Sunday, June 20

Takeaway Dough: Rome’s First Pizza Vending Machine Gets Mixed Reviews | Pizza


SUBWAYassimo Bucolo bravely dared to go where no one had gone before to grab a slice of the competitive Italian pizza market: a 24-hour vending machine that serves freshly baked pizzas in three minutes.

Located at a booth in Via Catania, near Piazza Bologna in Rome, Mr Go Pizza offers up to four varieties, including the classic margherita invented in Naples in 1889, each costing between € 4.50 and € 6. The vending machine kneads and finishes the dough, a process that customers can observe through a small glass window.

It went into operation on April 6 and since then has sold about 900 pizzas, which are delivered in a box and with cutlery.

The concept has been met with a mixture of curiosity and disbelief on the part of Roman pizza lovers in a city full of street food establishments serving sliced ​​pizza (pizza per slice).

Pizza by the slice in Gabriele Bonci, Rome
Pizza by the slice in Gabriele Bonci, Rome Photograph: Rachel Roddy / The Guardian

“When I first saw the machine and learned how it works, I totally fell in love with it,” said Bucolo, an entrepreneur. “So I did a lot of research and spoke with a lot of food suppliers, making sure the ingredients were of the highest quality. People are making fun of the product without even trying it. “

According to Bucolo, there are three other pizza vending machines in Italy, one in Calabria, one in Sardinia and one in Marche, but they are in closed spaces, like shopping centers, so Mr Go Pizza is the first to operate around the clock.

“I wanted to fill a gap in the market; many people have called me, especially those who work night shifts, asking if it is open, as for them this is a real solution if they are hungry when everything else is closed,” he said. .

At the Mr Go Pizza machine in Via Catania on Friday, there were many suspicious looks from passersby.

Claudio Zampiga awaits your order at Mr Go Pizza.
Claudio Zampiga awaits your order at Mr Go Pizza. Photograph: Yara Nardi / Reuters

“I would never eat pizza from a machine,” Ludovica said. “It is awful.”

Francesca Giuliani, 25, said: “It might taste good, but I really don’t like it. I’d rather go to a pizzeria. “

Alexandra, another curious observer, said: “It’s kind of sad to see pizza come out of a machine.”

Others in the neighborhood gave more favorable reviews. “It comes in handy if you’re hungry late at night and there are no other options,” said Giorgio Girgis, who runs a nearby flower stand that is open 24/7.

Luigi Sadano, a young businessman, was visiting Mr Go Pizza because he is intrigued by the concept and eager to replicate the idea in other areas of Rome. “The vending machine market is evolving strongly,” he said. “If people want to eat a pizza at 4 am, they can do it: they are a friend of the market, not an enemy.”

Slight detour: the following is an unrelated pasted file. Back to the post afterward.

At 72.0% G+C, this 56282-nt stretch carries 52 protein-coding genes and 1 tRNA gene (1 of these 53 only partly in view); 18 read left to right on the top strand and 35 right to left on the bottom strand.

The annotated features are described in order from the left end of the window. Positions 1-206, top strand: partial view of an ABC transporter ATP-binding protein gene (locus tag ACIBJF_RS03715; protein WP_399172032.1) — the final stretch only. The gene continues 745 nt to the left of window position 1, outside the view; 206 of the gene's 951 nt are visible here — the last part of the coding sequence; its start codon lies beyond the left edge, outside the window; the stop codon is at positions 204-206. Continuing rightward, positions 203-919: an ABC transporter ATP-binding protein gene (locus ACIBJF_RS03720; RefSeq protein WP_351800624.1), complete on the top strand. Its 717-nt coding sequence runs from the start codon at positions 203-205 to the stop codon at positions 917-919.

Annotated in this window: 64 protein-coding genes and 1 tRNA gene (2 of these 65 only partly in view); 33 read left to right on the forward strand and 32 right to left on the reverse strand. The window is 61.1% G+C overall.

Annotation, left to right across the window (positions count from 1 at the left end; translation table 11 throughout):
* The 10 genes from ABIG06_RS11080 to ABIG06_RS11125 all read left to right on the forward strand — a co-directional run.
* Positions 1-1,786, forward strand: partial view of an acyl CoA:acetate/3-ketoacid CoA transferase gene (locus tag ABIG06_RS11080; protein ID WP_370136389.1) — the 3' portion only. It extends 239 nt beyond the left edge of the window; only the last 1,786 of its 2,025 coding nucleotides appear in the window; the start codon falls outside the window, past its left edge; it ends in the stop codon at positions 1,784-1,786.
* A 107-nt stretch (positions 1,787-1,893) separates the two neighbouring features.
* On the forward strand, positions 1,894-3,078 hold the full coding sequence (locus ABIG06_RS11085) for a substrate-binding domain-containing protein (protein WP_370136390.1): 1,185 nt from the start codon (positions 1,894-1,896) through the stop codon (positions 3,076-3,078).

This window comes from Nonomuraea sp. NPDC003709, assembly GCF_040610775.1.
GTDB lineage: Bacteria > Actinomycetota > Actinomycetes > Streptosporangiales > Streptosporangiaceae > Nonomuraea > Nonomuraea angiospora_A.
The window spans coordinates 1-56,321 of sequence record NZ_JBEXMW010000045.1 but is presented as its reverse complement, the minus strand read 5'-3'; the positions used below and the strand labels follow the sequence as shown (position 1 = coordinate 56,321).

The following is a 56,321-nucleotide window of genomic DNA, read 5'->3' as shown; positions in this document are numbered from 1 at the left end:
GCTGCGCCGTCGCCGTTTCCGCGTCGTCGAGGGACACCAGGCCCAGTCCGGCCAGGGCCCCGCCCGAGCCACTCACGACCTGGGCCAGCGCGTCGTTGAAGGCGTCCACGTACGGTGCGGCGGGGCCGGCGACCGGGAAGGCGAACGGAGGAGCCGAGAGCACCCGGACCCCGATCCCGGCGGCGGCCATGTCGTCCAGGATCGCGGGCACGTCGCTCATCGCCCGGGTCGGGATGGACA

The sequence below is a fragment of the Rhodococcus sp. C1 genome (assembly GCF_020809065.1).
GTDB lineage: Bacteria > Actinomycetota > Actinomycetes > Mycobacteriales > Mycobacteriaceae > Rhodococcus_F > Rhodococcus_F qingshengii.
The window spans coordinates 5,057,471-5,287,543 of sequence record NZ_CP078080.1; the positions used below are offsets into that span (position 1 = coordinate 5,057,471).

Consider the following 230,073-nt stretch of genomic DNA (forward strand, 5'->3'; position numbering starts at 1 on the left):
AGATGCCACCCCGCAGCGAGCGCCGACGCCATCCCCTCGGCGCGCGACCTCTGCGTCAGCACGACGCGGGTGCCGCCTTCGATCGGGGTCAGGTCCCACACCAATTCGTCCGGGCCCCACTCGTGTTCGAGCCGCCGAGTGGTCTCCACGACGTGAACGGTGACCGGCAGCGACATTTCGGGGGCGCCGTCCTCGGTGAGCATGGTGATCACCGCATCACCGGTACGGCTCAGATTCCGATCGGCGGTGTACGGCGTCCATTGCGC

Bucolo insists that he is not taking jobs away from pizza makers and he is not trying to replicate traditional Italian pizza either. “The big mistake is to think that this is an attack on pizza makers or that it will send them into a crisis,” he said. “In fact, the final product of Mr Go is not the same as the pizza they make … it is a cross between a pizza and a piadina [a thin Italian flatbread]”.

Angelo Iezzi, president of the Italian pizza association, said he was puzzled by the arrival of Mr. Go. “Innovation and technology go hand in hand, but also quality,” he said.

Sebastiano Di Troia, owner of a sliced ​​pizza nearby store, is taking the new rival in stride. He honed his pizza making skills at a pizza school in Rome and says his is “true Roman pizza.” The dough it uses is fermented for 72 hours, a process used in the traditional making of pizzas that gives the product its flavor and crunchiness.

“The difference is in the taste: you go and try one from the machine and then come back here and try a real one,” Di Troia said.

There was an attempt to do just that, but when The Guardian returned to the Mr Go Pizza stand, the machine was malfunctioning, a hazard to the vending industry.

“I was having trouble processing the ingredients, so we preferred to turn it off and fix it,” said Bucolo. “But we maintain the machine, clean it, and make sure the ingredients are fresh every day.”


www.theguardian.com

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